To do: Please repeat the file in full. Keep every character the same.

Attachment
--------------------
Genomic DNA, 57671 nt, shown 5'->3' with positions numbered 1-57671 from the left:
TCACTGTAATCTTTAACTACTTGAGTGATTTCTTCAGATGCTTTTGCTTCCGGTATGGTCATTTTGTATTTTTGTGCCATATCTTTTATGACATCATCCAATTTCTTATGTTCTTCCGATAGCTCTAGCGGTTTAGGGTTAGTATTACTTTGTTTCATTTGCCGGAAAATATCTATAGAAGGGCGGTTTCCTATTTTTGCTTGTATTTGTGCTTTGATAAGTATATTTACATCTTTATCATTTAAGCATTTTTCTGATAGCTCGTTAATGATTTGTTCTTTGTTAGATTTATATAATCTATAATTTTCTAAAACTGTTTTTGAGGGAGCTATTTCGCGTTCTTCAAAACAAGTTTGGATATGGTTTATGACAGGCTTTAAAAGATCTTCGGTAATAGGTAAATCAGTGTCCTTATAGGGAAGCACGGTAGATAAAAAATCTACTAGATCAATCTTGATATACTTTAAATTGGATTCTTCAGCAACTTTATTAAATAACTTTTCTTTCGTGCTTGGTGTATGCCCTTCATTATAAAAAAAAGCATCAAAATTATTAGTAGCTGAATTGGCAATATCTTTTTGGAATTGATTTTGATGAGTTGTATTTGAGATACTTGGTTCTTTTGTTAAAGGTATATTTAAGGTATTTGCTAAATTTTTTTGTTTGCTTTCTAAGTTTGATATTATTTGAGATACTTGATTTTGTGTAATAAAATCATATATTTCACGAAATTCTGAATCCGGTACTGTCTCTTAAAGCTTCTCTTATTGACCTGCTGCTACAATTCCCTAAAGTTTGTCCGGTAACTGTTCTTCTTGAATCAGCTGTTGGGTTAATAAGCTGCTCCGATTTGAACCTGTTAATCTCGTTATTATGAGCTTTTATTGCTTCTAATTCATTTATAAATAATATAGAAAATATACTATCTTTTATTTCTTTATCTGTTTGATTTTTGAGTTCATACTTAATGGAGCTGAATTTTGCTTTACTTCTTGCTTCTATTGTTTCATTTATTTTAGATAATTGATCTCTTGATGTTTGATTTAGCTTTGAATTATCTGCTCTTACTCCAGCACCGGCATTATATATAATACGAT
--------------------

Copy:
Genomic DNA, 57671 nt, shown 5'->3' with positions numbered 1-57671 from the left:
TCACTGTAATCTTTAACTACTTGAGTGATTTCTTCAGATGCTTTTGCTTCCGGTATGGTCATTTTGTATTTTTGTGCCATATCTTTTATGACATCATCCAATTTCTTATGTTCTTCCGATAGCTCTAGCGGTTTAGGGTTAGTATTACTTTGTTTCATTTGCCGGAAAATATCTATAGAAGGGCGGTTTCCTATTTTTGCTTGTATTTGTGCTTTGATAAGTATATTTACATCTTTATCATTTAAGCATTTTTCTGATAGCTCGTTAATGATTTGTTCTTTGTTAGATTTATATAATCTATAATTTTCTAAAACTGTTTTTGAGGGAGCTATTTCGCGTTCTTCAAAACAAGTTTGGATATGGTTTATGACAGGCTTTAAAAGATCTTCGGTAATAGGTAAATCAGTGTCCTTATAGGGAAGCACGGTAGATAAAAAATCTACTAGATCAATCTTGATATACTTTAAATTGGATTCTTCAGCAACTTTATTAAATAACTTTTCTTTCGTGCTTGGTGTATGCCCTTCATTATAAAAAAAAGCATCAAAATTATTAGTAGCTGAATTGGCAATATCTTTTTGGAATTGATTTTGATGAGTTGTATTTGAGATACTTGGTTCTTTTGTTAAAGGTATATTTAAGGTATTTGCTAAATTTTTTTGTTTGCTTTCTAAGTTTGATATTATTTGAGATACTTGATTTTGTGTAATAAAATCATATATTTCACGAAATTCTGAATCCGGTACTGTCTCTTAAAGCTTCTCTTATTGACCTGCTGCTACAATTCCCTAAAGTTTGTCCGGTAACTGTTCTTCTTGAATCAGCTGTTGGGTTAATAAGCTGCTCCGATTTGAACCTGTTAATCTCGTTATTATGAGCTTTTATTGCTTCTAATTCATTTATAAATAATATAGAAAATATACTATCTTTTATTTCTTTATCTGTTTGATTTTTGAGTTCATACTTAATGGAGCTGAATTTTGCTTTACTTCTTGCTTCTATTGTTTCATTTATTTTAGATAATTGATCTCTTGATGTTTGATTTAGCTTTGAATTATCTGCTCTTACTCCAGCACCGGCATTATATATAATACGAT